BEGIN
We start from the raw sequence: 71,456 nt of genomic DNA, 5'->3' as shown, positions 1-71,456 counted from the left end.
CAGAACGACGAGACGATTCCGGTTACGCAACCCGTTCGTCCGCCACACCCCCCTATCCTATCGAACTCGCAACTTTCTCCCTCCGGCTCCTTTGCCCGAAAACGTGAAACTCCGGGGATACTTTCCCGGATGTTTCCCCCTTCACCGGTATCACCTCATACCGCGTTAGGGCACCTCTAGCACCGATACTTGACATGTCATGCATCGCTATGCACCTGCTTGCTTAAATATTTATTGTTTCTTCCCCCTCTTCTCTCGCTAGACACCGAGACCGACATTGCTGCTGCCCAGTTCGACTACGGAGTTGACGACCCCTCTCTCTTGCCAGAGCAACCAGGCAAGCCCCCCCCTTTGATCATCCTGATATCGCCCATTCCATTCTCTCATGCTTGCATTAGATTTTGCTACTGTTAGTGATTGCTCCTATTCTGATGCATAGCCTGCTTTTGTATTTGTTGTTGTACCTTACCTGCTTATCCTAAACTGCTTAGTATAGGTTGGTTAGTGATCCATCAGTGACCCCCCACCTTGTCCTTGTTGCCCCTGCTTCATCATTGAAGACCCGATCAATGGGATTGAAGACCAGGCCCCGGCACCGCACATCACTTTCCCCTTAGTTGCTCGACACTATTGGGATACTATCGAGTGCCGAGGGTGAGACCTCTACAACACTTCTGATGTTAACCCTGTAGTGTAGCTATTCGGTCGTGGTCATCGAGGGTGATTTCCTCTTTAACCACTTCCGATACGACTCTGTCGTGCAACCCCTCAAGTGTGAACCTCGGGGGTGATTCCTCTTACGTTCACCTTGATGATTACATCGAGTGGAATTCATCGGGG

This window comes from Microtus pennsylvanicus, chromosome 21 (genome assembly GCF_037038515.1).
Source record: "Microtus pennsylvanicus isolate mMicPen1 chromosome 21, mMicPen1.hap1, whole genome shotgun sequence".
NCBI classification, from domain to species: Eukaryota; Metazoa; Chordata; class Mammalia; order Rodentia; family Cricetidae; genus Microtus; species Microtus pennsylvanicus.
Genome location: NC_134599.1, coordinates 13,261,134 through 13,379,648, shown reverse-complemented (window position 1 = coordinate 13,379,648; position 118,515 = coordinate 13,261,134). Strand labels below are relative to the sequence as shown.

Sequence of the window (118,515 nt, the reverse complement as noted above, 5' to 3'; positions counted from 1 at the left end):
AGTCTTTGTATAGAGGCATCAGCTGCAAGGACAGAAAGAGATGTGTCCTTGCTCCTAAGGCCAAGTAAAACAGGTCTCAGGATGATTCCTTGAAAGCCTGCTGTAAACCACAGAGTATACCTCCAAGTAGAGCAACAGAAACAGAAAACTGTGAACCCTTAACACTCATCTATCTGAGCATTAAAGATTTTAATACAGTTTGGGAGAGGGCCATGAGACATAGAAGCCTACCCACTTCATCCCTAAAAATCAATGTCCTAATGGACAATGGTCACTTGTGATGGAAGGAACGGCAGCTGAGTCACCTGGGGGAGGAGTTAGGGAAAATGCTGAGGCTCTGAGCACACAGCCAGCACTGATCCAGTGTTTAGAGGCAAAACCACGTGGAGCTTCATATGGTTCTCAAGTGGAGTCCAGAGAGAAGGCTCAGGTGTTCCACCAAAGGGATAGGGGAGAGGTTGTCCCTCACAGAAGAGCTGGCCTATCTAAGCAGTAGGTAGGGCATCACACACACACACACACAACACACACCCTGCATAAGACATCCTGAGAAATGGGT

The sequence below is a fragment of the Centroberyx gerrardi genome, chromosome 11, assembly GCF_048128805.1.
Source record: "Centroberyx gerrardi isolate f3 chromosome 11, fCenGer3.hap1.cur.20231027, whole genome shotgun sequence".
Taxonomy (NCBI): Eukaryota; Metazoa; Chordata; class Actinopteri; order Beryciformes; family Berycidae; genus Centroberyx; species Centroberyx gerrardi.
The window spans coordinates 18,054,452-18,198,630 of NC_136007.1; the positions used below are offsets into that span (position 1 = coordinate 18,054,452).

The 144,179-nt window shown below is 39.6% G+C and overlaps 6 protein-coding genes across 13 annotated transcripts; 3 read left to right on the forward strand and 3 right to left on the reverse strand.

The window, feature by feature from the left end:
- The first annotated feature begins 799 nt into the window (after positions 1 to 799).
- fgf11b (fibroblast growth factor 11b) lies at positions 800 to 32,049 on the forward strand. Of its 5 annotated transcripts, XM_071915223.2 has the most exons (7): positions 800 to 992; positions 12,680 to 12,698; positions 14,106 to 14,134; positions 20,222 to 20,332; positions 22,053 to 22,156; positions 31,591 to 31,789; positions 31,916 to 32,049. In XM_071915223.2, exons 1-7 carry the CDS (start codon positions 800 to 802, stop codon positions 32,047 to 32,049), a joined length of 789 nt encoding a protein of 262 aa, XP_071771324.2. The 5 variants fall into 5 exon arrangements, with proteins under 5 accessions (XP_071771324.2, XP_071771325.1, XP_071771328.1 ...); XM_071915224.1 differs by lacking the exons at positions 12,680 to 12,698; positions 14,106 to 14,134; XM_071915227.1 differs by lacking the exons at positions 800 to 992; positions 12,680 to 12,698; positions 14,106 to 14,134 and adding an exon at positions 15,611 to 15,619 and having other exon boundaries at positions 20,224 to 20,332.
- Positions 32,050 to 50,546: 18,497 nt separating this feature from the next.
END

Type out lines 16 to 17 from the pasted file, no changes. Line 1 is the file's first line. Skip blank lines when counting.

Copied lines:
- fgf11b (fibroblast growth factor 11b) lies at positions 800 to 32,049 on the forward strand. Of its 5 annotated transcripts, XM_071915223.2 has the most exons (7): positions 800 to 992; positions 12,680 to 12,698; positions 14,106 to 14,134; positions 20,222 to 20,332; positions 22,053 to 22,156; positions 31,591 to 31,789; positions 31,916 to 32,049. In XM_071915223.2, exons 1-7 carry the CDS (start codon positions 800 to 802, stop codon positions 32,047 to 32,049), a joined length of 789 nt encoding a protein of 262 aa, XP_071771324.2. The 5 variants fall into 5 exon arrangements, with proteins under 5 accessions (XP_071771324.2, XP_071771325.1, XP_071771328.1 ...); XM_071915224.1 differs by lacking the exons at positions 12,680 to 12,698; positions 14,106 to 14,134; XM_071915227.1 differs by lacking the exons at positions 800 to 992; positions 12,680 to 12,698; positions 14,106 to 14,134 and adding an exon at positions 15,611 to 15,619 and having other exon boundaries at positions 20,224 to 20,332.
- Positions 32,050 to 50,546: 18,497 nt separating this feature from the next.